At Edo Wonderland Nikko Edomura, visitors can experience life in the Edo period and participate in fun activities for the entire family.
Welcome to the start of our Nikko travel guide series and we’ll start off at Edo Wonderland Nikko Edomura, a theme park built as an Edo period village replica. Our family had a blast learning about life in Japan during the Edo period, trying various activities, and enjoying the theatrics the park offered.
Here is the Just One Cookbook Nikko Travel Guide series below and we hope you’ll enjoy the journey with us.
Nikko Travel Guide
- Edo Wonderland Nikko Edomura 日光江戸村
- Kinugawa Onsen 鬼怒川温泉
- Tobu World Square 東武ワールドスクウェア
- Nikko Tosho-gu 日光東照宮
- Places to visit in Nikko 日光
- Kegon Falls 華厳の滝
- Lake Chuzenji 中禅寺湖
- Oya History Museum 大谷資料館
Travel to the Past at Edo Wonderland Nikko Edomura
Edo Wonderland Nikko Edomura is a theme park located about 2.5 hrs north of Tokyo near Nikko. The name Edomura (江戸村) translates to Edo village. It’s different from the typical theme park as it is about life in the Edo period. The park is divided into 5 sections:
- Road to Edo
- Inn Town
- Market District
- Samurai Residence
- Ninja Village
Ready to time travel with us? Let’s go!
Road to Edo
Once you purchase the tickets, you will pass the town checkpoint (entrance gate) and travel down the road to Edo. The road to Edo has a number of replica structures along the side including a shrine, waterwheel house, and a guardhouse. The structures inside the theme park usually have both Japanese and English names. Additionally with the explanations for the purpose of the building and how they were utilized during the Edo period.
As you approach the town you can see many people dressed in Edo period clothing wondering about the town (both visitors and staff).
The Road to Edo leads into the Inn Town where there are a number of dining options as well as the fire brigade and swordsmith’s shop. Back in the 1700s, all the buildings were made of wood so the fire brigade played a very important role in daily life. Once a fire starts it is very difficult to put out. Almost every Edo-related museum we’ve been to in Japan has an exhibition on the importance of the fire brigade back in the days.
As visitors to Edo Wonderland, you could rent period clothing to walk around in character and photo services are also available to capture the memory.
After the Inn Town, the next section is the market district where one of the main performances takes place – The Oiran Courtesan Procession. It was so interesting to watch the procession as the Oiran Courtesan wears very tall geta (下駄) strolling down the main road with unique footwork.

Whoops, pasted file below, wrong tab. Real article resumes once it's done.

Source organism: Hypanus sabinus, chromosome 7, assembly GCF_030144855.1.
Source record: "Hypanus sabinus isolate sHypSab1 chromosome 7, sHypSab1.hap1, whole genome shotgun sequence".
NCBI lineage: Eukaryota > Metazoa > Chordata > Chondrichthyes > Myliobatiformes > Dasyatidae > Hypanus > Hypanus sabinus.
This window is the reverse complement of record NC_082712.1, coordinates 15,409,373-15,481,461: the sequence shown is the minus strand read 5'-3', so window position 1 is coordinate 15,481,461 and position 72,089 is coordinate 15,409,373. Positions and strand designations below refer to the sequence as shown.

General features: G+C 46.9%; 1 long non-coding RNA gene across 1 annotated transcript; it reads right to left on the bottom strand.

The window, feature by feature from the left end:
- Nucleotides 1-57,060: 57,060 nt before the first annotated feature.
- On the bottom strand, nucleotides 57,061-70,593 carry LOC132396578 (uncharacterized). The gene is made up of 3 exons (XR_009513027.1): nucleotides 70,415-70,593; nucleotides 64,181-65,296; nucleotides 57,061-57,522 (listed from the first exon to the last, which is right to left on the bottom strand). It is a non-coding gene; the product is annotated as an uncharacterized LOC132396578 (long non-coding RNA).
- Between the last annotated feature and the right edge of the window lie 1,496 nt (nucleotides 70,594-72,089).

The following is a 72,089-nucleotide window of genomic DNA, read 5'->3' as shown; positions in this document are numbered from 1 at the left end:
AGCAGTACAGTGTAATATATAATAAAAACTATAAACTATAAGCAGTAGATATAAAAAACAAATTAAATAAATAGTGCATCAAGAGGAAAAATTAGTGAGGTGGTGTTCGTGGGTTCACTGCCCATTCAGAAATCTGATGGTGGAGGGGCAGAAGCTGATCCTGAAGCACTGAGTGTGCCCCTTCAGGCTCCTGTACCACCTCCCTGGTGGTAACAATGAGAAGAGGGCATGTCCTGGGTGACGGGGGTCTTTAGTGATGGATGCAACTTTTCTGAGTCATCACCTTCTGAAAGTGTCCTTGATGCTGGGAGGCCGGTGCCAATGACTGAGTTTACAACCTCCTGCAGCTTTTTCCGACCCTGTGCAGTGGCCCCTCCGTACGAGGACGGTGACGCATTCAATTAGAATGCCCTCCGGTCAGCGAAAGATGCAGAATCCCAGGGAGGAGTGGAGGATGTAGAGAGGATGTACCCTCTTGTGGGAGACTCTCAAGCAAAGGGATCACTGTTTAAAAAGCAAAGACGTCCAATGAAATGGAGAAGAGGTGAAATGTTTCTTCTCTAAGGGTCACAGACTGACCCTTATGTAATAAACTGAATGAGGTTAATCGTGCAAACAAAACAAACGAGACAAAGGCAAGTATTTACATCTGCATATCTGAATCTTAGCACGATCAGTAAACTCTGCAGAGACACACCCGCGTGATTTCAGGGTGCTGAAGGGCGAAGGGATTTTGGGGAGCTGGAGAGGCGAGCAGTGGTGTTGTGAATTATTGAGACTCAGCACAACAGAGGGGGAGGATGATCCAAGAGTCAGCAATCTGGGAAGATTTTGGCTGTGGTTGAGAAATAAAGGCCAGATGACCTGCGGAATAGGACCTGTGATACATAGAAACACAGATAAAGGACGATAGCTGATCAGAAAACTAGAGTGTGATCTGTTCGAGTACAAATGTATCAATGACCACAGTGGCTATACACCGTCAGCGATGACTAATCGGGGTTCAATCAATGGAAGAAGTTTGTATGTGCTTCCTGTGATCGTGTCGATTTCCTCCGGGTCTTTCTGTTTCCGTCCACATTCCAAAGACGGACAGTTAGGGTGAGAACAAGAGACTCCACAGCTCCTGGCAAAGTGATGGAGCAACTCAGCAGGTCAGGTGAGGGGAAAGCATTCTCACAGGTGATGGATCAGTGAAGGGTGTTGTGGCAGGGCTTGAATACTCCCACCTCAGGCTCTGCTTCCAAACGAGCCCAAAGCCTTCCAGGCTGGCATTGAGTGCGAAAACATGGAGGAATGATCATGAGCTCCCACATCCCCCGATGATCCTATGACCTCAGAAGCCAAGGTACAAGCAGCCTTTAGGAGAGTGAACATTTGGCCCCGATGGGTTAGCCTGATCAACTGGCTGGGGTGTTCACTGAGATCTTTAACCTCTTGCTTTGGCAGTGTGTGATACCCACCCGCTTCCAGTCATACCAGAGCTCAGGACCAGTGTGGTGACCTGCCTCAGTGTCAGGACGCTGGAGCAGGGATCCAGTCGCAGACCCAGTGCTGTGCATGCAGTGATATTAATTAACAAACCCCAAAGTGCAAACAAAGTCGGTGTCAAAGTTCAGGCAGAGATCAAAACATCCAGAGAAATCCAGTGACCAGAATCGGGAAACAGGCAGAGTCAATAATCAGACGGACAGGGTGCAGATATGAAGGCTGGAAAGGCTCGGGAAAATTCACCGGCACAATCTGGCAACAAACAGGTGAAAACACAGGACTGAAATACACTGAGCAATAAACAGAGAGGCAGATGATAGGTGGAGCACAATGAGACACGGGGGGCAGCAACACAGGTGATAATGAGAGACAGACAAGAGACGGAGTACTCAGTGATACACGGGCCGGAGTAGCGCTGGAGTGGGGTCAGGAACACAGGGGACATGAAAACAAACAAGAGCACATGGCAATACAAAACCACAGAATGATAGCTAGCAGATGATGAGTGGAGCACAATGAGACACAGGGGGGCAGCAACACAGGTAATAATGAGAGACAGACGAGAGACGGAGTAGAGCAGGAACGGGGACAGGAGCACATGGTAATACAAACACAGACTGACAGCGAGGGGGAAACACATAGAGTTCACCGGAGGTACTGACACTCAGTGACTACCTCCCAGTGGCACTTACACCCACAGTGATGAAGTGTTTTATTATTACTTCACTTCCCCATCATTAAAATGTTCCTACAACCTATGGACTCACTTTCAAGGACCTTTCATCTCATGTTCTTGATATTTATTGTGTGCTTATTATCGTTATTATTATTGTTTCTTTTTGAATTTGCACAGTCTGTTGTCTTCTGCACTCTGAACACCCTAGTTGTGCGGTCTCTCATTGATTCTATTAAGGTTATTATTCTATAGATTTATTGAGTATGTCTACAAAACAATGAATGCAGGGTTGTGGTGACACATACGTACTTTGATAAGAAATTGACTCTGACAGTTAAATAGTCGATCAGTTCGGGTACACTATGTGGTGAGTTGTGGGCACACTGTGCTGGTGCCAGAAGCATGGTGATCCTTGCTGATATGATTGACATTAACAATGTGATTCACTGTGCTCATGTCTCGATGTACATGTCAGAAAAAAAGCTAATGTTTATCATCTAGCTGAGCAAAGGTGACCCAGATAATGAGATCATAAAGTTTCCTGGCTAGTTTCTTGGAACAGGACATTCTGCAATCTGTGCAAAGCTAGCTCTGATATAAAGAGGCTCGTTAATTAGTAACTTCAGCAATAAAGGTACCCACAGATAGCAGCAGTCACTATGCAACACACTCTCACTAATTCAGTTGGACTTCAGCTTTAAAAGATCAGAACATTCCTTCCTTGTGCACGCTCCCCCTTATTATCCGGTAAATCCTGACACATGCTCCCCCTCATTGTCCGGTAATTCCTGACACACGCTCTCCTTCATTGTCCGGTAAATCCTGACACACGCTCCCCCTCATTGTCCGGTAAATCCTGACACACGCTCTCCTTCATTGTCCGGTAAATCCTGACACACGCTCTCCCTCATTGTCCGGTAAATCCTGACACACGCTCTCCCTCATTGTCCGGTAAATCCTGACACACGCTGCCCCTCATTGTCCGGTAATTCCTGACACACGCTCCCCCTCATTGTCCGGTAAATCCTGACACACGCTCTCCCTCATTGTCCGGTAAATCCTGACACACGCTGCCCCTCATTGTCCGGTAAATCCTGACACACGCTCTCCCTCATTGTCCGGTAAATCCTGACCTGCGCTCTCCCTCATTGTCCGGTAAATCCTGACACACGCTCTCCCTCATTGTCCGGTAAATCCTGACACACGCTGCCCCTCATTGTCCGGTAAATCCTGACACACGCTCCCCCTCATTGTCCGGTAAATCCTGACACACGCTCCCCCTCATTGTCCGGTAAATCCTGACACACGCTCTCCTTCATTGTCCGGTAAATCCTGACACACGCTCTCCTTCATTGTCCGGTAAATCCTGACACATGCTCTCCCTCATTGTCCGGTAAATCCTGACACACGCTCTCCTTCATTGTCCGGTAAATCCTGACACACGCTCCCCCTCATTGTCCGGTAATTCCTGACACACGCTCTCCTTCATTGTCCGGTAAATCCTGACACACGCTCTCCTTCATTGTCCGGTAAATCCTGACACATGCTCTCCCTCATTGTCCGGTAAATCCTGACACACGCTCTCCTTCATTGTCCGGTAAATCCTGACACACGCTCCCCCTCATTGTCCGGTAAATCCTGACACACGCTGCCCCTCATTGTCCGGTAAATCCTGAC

There are more dining options and souvenir shops in the market district. Additionally, there are scheduled performances inside some of the buildings.
At Wakamatsu-ya, visitors can watch a play about an aristocratic looking for love in the red-light district of Edo. The acting is in Japanese but it’s easy enough to understand from the actors’ expression and movement what’s the storyline. The actors also selected a random audience member to participate in the play. All the performances are family friendly and appropriate for all ages.
The market district at Edo Wonderland has both paid and free activities. Paid activities including shooting ninja stars, archery, and boat cruise. Free experiences vary from learning how to play on shamisen (three strings) to putting on Edo period makeup.
Dining Options at Edo Wonderland Nikko Edomura
There are plenty of food options including soba, noodles, and rice dishes. The restaurants’ interior and exteriors are decorated based on Edo period structures.
Our family enjoyed udon, dango, unagi over rice, and eel/shrimp over rice.
The food was well prepared and delicious similar to other theme parks we’ve been to in Japan,
Shortly after crossing the Nihon Bridge, you will arrive at the Samurai Residence area with the magistrate’s office, prison, Edo cultural museum, and Nyan-mage Theatre.
In this area, visitors are allowed to browse through the authentic looking replica buildings.
The prison had information on how criminals were punished and tattooed during the Edo period.
There are exhibits on what technology and crafts are passed down to today from the Edo period. The Modern Edo-Tech Museum exhibits include makeup, cultural items, glassware, and knife making.
Lastly, we caught the performance at Grand Ninja Theater. The theater performance was pretty exciting. Actors dressed in ninja clothing battling for 30 min with special effects, lights, and sounds.
Compared to Toei Kyoto Studio Park, our family enjoyed Edo Wonderland a lot more. The set and the buildings are certainly more authentic along with the food and activities. We had a great time and highly recommend stopping by for half a day if you are in the Nikko area and blast to the 1700s in Japan.